By: Laurence J. Kotlikoff
Chairman, Department of Economics
Co-Author, The Coming Generational Storm
October 7, 2004
Getting to Yes on a National Sales Tax and Social Security Reform
With Iraq on the front burner, domestic policy is getting short shrift in the presidential campaign. Two issues ‑ the tax system and Social Security - deserve much more attention. Notwithstanding recent tax cuts, our tax system places a huge burden on middle-class Americans, reducing not just their take-home pay, but also their incentives to work and save. And Social Security is a walking time bomb with no obvious means, apart from highly regressive payroll tax hikes, of covering two fifths of its future benefit commitments.
To his credit, the President addressed tax and Social Security reform, albeit briefly and separately, in recent weeks. He indicated that a national retail sales tax is worth exploring and suggested letting workers invest some of their Social Security taxes in private accounts.
Senator Kerry objected. A sales tax, he said, would raise the tax burden on the middle class. And privatizing Social Security would leave the elderly's retirements subject to volatile financial returns. As a student of the tax and Social Security systems, I see where Senator Kerry is coming from. But I also see a way to combine both reforms to meet his concerns.
The three-part plan, which has been endorsed by over 150 top U.S. academic economists, is entitled the Personal Security System (PSS). Part 1 replaces Social Security's payroll tax with a federal retail sales tax. Part 2 eliminates any further Social Security benefit accrual, paying (with the sales tax receipts) only the benefits now owed current retirees and current workers. Part 3 sets up an individual account system, but one Democrats as well as Republicans can support.
John Kerry should love part 1. The payroll tax is highly regressive. It taxes only wages, and only up to $87,900. For Bill Gates, who makes $87,900 in minutes, payroll taxes are a pittance. But with a retail sales tax, Gates would pay taxes on every dollar he earns, as well as on his entire $61 billion in wealth, the minute he spends these funds.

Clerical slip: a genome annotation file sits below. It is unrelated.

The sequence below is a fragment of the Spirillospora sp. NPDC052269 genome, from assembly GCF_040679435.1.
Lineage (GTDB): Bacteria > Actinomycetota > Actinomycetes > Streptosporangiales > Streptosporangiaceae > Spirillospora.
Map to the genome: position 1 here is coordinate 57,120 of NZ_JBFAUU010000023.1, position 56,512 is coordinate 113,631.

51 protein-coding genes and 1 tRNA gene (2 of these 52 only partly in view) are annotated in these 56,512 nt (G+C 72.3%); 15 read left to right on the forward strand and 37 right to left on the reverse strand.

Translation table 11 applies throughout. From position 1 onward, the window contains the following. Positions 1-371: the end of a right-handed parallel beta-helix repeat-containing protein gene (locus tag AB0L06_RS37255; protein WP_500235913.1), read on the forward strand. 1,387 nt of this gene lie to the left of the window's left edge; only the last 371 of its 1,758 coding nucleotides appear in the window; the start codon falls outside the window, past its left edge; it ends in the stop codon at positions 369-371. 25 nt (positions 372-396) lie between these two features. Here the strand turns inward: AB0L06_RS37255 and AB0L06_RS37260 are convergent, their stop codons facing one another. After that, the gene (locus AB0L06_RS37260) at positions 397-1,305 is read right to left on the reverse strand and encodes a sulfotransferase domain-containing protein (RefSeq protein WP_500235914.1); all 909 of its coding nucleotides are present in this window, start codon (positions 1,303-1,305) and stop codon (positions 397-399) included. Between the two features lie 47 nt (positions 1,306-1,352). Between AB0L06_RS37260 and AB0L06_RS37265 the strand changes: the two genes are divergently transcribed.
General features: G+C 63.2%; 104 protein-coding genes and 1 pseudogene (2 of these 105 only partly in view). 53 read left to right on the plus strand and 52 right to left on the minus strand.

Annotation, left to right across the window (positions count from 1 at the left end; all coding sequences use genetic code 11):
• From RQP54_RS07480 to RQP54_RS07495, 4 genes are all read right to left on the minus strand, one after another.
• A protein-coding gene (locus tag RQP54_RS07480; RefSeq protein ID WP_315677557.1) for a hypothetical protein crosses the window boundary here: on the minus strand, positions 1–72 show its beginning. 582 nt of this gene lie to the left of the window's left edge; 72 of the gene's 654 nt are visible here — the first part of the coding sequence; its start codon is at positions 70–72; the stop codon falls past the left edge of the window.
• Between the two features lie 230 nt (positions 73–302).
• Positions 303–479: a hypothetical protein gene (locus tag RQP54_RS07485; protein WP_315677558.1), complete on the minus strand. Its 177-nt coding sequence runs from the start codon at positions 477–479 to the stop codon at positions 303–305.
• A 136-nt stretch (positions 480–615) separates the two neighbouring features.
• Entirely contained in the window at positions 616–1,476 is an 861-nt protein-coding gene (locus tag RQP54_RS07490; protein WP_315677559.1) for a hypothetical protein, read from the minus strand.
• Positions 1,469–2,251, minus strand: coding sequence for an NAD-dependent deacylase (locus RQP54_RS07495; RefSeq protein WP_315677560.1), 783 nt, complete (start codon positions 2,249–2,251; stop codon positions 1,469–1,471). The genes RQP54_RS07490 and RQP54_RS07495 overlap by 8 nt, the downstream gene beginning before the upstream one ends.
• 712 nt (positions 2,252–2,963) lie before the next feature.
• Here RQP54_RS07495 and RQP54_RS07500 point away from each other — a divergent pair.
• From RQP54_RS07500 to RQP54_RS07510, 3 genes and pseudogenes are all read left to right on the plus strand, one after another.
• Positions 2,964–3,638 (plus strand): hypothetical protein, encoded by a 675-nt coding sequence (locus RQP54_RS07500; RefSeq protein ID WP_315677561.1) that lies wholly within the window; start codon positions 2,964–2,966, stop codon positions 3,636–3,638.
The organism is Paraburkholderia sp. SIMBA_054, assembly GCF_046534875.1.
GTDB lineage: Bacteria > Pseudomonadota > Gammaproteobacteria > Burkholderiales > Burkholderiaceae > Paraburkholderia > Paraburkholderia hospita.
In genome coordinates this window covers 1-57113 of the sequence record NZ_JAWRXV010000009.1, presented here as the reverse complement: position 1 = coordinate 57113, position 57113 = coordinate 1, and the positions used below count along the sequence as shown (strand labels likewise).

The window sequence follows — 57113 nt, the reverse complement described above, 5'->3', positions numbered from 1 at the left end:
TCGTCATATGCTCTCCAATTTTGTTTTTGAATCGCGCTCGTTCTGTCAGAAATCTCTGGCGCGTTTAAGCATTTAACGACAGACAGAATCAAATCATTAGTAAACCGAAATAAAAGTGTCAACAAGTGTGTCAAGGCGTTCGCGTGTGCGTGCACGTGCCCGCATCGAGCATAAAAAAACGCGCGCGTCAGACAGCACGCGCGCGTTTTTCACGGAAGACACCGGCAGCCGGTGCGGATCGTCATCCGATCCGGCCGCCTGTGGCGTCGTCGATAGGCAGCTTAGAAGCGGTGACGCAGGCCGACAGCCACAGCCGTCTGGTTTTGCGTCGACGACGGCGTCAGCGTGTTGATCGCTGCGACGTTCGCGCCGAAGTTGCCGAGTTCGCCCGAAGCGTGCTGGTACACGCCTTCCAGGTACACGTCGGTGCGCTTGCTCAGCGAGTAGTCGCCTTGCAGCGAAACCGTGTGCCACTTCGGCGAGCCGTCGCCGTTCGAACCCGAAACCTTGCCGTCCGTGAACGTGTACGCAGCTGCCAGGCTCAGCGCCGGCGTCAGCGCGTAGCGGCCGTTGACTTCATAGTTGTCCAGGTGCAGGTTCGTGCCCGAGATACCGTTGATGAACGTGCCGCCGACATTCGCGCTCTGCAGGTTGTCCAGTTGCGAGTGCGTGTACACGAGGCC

Mathematically speaking, a retail sales tax is equivalent to taxing all wages plus all wealth because both are ultimately spent on goods and services. Hence, replacing the payroll tax with a sales tax is the same as a) eliminating the payroll tax ceiling, b) taxing wealth at the payroll tax rate, and c) taking advantage of the expanded tax base to lower the payroll tax rate. What more could a Democrat want?
But what if Gates saves his earnings and his wealth and spends it later? This delays, but doesn't reduce, his tax payments since the interest earned on this saving is also taxed when spent. What if Gates gives his money to his kids? Again, there's no tax avoidance; the kids pay the tax when they spend the gifts or inheritance.
How about the elderly who live off Social Security? Won't they be hurt by having to pay higher sales taxes at the store? No, because their Social Security benefits are adjusted annually for price increases, including those arising from higher sales taxes. The same would hold for other transfer recipients were their benefits adjusted for inflation. Congress could go even further and rebate all sales taxes up to the poverty level.
Part 2 phases out the existing Social Security system, which served us well for decades, but is well past its prime. Why keep in place a retirement system with 2,528 rules that no one understands, that discriminates against working women, that redistributes income capriciously, that is two-fifths underfunded, and that requires highly regressive payroll tax hikes to sustain?
Part 3 replaces the current Social Security system with a fully funded modern alternative. Specifically, the contributions workers formerly made to Social Security are split 50-50 between spouses and invested in individual accounts. The government provides matching contributions for low earners. All account balances are invested in a single global market-weighted index fund, providing all workers the same fully diversified portfolio and rate of return. The government fully guarantees the downside; workers can only gain from investing in the market. At retirement, PSS balances are gradually sold off and converted to inflation-indexed pensions. The Social Security Administration handles all paper work, investing, and pension conversions. Wall Street plays no role and collects no fees.
This plan gives Democrats and Republicans most of what they seek via tax and Social Security reform and provides a great boost to the economy. Most important, it gives our children a transparent, efficient, and equitable retirement system that won't drive them broke.
The Fair Tax Act, HR 25, is the FINAL SOLUTION to our tax problems.
See the Fair Tax at: www.fairtax.org
Then go to: www.congress.org
and tell your congressmen that you want the Fair Tax Act, HR 25, passed into law ASAP!!!!